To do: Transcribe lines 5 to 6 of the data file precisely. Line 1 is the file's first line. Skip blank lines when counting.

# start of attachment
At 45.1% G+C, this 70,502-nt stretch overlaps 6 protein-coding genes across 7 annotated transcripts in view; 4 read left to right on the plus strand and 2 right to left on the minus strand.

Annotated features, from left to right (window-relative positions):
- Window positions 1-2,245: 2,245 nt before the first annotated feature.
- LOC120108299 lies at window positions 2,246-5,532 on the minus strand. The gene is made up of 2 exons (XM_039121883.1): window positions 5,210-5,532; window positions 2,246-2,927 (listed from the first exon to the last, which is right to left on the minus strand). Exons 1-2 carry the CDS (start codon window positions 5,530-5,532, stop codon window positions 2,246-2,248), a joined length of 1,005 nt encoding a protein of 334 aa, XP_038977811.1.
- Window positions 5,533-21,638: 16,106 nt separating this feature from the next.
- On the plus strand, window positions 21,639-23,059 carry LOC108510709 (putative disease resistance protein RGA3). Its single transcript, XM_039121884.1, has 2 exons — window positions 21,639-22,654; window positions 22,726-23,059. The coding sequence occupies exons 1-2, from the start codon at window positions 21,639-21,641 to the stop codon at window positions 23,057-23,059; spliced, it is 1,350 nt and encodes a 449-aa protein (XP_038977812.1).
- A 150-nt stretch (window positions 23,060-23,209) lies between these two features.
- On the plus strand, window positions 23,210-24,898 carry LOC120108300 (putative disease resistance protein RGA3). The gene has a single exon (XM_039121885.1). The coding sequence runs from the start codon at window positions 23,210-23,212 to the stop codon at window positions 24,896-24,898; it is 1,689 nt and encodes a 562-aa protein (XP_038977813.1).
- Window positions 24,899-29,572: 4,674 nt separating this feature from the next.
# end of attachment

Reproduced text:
- Window positions 5,533-21,638: 16,106 nt separating this feature from the next.
- On the plus strand, window positions 21,639-23,059 carry LOC108510709 (putative disease resistance protein RGA3). Its single transcript, XM_039121884.1, has 2 exons — window positions 21,639-22,654; window positions 22,726-23,059. The coding sequence occupies exons 1-2, from the start codon at window positions 21,639-21,641 to the stop codon at window positions 23,057-23,059; spliced, it is 1,350 nt and encodes a 449-aa protein (XP_038977812.1).